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Bureau of Planning and Sustainability, following Chicago lead, posts banned EPA information on its website

COURTESY PHOTO  - President Trump doesn't want Americans to read federal data on climate change, but the city of Portland does. Donald Trump may have figured if he could order the EPA to remove information about climate change from its website, people might not read about it.

But Portland and a dozen other cities have decided to post the data to their own websites, perhaps giving the censored material even more attention and readership.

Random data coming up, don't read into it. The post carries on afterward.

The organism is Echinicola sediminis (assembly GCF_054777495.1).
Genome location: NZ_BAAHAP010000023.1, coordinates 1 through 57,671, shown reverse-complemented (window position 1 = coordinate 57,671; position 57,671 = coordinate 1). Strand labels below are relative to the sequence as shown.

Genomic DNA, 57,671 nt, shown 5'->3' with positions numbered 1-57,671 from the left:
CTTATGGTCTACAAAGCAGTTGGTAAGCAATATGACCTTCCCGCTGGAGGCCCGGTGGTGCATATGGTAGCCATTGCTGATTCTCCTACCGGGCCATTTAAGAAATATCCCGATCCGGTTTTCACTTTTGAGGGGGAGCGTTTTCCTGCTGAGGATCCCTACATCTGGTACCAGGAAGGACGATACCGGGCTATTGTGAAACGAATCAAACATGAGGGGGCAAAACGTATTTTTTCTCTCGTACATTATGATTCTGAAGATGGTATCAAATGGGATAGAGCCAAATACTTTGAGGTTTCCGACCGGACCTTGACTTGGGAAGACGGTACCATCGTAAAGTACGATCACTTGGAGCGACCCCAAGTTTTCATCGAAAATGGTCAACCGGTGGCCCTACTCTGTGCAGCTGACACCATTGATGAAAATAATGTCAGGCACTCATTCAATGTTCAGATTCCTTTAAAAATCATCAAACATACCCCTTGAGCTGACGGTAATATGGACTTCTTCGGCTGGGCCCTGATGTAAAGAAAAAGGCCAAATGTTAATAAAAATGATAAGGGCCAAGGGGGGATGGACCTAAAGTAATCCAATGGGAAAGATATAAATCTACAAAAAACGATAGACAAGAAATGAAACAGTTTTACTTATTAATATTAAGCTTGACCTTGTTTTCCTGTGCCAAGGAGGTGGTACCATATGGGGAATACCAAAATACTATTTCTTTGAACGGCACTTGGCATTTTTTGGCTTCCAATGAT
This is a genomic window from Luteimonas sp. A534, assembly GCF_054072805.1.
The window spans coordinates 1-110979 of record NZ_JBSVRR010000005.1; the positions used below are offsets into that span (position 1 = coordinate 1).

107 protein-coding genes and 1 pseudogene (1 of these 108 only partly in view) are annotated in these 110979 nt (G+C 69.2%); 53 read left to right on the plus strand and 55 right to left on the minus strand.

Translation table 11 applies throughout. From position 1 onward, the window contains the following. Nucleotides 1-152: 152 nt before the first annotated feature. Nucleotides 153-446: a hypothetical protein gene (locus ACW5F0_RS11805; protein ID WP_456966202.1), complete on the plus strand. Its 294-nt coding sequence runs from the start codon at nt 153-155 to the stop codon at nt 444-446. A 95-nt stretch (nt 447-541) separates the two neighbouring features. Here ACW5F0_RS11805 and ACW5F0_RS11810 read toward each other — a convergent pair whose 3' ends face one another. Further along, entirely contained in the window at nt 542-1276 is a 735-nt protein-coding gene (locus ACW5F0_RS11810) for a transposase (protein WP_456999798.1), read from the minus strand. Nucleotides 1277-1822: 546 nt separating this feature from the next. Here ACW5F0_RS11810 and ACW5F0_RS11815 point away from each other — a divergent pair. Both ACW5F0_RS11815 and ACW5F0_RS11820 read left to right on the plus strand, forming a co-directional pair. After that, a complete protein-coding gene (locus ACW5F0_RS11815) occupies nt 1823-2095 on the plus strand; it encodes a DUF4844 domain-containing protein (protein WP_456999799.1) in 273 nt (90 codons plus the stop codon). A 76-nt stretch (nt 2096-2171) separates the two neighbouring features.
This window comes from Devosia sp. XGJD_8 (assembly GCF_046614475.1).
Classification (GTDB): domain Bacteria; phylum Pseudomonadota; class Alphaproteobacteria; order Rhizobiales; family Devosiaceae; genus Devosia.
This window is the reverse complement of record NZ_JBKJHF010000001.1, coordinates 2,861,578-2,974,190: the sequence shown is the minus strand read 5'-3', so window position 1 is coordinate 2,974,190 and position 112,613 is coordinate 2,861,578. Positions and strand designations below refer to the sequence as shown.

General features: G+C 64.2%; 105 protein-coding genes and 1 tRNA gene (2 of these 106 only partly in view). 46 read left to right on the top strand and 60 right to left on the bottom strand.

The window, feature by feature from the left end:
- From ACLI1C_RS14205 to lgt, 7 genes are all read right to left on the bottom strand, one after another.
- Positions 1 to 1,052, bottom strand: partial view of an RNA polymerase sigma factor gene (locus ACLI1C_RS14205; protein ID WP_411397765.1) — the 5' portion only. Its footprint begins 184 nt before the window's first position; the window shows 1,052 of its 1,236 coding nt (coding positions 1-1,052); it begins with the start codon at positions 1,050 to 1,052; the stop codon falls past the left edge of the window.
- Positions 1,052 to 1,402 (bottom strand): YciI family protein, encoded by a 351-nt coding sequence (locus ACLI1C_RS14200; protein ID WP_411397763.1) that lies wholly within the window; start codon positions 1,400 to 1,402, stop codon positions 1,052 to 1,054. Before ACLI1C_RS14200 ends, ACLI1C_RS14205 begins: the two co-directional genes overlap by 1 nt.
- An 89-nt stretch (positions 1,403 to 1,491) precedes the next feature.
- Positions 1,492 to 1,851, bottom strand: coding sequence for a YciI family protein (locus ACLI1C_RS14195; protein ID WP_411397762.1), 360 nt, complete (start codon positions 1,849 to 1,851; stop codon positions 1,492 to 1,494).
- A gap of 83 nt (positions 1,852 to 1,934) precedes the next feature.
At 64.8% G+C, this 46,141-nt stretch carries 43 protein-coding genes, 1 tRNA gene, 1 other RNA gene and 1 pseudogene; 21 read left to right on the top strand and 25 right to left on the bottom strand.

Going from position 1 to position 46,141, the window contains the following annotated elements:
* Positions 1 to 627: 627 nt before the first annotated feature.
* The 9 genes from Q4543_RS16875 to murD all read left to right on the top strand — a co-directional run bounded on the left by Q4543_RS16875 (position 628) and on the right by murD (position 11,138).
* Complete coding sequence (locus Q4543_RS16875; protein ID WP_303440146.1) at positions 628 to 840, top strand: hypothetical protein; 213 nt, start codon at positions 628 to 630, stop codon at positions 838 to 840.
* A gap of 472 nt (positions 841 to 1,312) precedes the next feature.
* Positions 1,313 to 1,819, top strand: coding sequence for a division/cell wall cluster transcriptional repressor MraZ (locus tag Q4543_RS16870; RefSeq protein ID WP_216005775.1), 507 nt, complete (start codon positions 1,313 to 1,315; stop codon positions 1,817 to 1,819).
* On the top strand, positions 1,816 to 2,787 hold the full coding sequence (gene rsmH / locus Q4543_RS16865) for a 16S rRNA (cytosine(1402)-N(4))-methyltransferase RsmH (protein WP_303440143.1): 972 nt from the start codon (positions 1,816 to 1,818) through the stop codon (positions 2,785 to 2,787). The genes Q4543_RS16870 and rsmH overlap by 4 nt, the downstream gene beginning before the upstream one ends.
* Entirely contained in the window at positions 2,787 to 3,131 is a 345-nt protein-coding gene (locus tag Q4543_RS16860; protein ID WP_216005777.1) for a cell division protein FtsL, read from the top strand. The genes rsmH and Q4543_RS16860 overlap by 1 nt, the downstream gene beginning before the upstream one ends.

"Clearly cities have been leaders in addressing climate change, and cities will continue to lead," said Susan Anderson, director of the Portland Bureau of Planning and Sustainability, in a statement announcing the decision.

Chicago Mayor Rahm Emanuel first ordered the EPA data posted on his city's website on May 7, and invited other cities to do the same. On Sunday Rahm welcomed a dozen other cities, including Portland, that agreed to follow his city's lead.

The other cities that have vowed to post the censored EPA climate change material include Atlanta; Boston; Evanston, Illinois; Fayetteville, Arkansas; Houston; Milwaukee; New Orleans; Philadelphia; San Francisco; Seattle and St. Louis.

To view the EPA's climate change data, check out:

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